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Working in the Intercultural Field in Japan

Mar 26, 2003
Working in the Intercultural Field in Japan
By Jessica Voigts


Exhilarating, exasperating, inspiring…Living and working abroad is a life-changing experience. For people with disabilities, living and working abroad requires mental and physical flexibility, and it’s different from adapting to living and working in the United States. I have been fortunate enough to have had excellent and successful work abroad experiences, although at times it was difficult for me in the new environments. I have a mobility-related disability due to an injury I had when I was 18, I have chronic pain in my ankle and cannot walk for more than two blocks.

In 1989, while I was a sophomore at Michigan State University, I was invited to participate in an internship program in Japan working with the Labo International Exchange Foundation. Labo is a foundation dedicated to worldwide international educational exchanges for students in elementary and secondary school. Japanese students exchange places with students from the United States, Korea, Australia, and many other countries involved in the programs. My college internship consisted of promoting international exchange and conducting cross-cultural counseling, which involved everything from preparing Japanese students going overseas to helping U.S. students work through culture shock.

The Labo Foundation was unaware of my disability at the time I was hired. I hadn’t thought about requesting disability-related accommodations. In the United States, I drove myself places, parked close, and if necessary, used a wheelchair to get around. I hadn’t imagined how different my life might be in Japan. In Japan, I was expected to bicycle from my home to the train station, take the train to work (a two-hour commute each way!), and walk for about 15 minutes to get to work in downtown Shinjuku, Tokyo’s business district.

After the very first week of doing this, I was in such pain that I could not cope with anything else. I was not yet used to thinking about ways to help myself in this aspect of my life. Luckily, my host mom was a strategizer and helped me think of ways to get to work less painfully — she drove me to the station; we arranged for my work hours to be slightly flexible so I did not have to ride the train during rush hour and stand the entire two hours; and she arranged with my employer to pay for a taxi from the Shinjuku Station to the Labo Building. After these arrangements had been made, it was much easier for me to enjoy my job and learn about Japan and its people! My host mother gave me the awareness of and the courage to speak out about my need for accessible housing (no stairs) and rides to the train station.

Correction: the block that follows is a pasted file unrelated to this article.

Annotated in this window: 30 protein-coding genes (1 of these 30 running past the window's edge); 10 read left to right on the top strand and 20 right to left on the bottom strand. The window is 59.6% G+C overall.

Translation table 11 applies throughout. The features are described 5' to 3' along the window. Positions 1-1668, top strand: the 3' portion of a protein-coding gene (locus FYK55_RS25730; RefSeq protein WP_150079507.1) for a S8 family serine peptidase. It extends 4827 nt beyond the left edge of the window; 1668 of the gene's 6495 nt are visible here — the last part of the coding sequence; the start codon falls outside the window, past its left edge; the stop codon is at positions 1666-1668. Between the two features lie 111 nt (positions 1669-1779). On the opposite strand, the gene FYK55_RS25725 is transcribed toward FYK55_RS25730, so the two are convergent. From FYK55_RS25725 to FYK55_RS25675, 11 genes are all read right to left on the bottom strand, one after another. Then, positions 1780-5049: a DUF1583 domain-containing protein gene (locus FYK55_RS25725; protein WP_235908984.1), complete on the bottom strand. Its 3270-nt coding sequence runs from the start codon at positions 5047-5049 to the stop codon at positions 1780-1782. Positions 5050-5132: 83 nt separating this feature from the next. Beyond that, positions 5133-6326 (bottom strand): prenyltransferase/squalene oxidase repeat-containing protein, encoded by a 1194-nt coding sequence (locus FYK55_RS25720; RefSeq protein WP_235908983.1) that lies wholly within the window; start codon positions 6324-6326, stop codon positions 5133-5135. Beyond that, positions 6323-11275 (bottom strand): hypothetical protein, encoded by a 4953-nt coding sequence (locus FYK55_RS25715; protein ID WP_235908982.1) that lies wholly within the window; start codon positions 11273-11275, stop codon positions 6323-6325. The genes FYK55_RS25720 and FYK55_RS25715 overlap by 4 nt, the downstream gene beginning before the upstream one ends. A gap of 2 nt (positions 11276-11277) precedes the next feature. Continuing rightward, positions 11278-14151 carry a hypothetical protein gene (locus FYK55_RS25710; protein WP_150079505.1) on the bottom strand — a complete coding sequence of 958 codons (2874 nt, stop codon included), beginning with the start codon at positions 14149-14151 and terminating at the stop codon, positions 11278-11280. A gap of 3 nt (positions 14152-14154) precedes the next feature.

Living for a year in Japan helped me grow in so many ways — personally, emotionally, intellectually, and cross-culturally. However, the most growth came from having to acknowledge and to work at adapting to daily life with a disability — in a country that is not accessible in many ways. From the long walks home, the stairs at the train station, the crowded public transportation, to the lack of awareness of the need for accessibility — Japan presented challenges from which I learned about my own inner strengths. Although I am sure that much has changed since then, I can honestly say that I saw no one with a physical disability while I was in Japan, and to most Japanese, I was the first person with a physical disability they claimed to have met.

Returning to the United States was in some ways a great relief. Having a car and the generally accessible infrastructure helped to decrease my pain and I was able to do more activities. However, in Japan I had become aware of my disability in a way that I was unlikely to have gained in the United States. In an environment that presented barriers, my disability was something that I could creatively and flexibly deal with in almost any situation. This has served me well in all aspects of my life, and prepared me for a later job in London as a resident director for summer study abroad programs. Overall, I learned that my disability was not a problem or barrier, but instead became just another perspective through which to view the world.

I would choose to work overseas again in a heartbeat — the experience is invaluable and life changing. I needed to be flexible about what accommodations I required, but I was always able to see and do the things I wanted to, and I explored more than I thought I would have been able to explore. If I could give advice, it is this: Be flexible and go for it because overseas work and travel are worth more than gold!

To explore international exchange opportunities, contact the National Clearinghouse on Disability and Exchange (NCDE). NCDE, a project managed by Mobility International USA and sponsored by the Bureau of Educational and Cultural Affairs of the United States Department of State, provides free information and referrals regarding international opportunities to people with disabilities. It also offers consultation and resources to international exchange providers as they work to make their programs accessible to all.

National Clearinghouse on Disability and Exchange
PO Box 10767
Eugene, OR 97440
(541) 343-1284 (Tel/TTY)
(541) 343- 6812 (Fax)
clearinghouse@miusa.org (E-mail)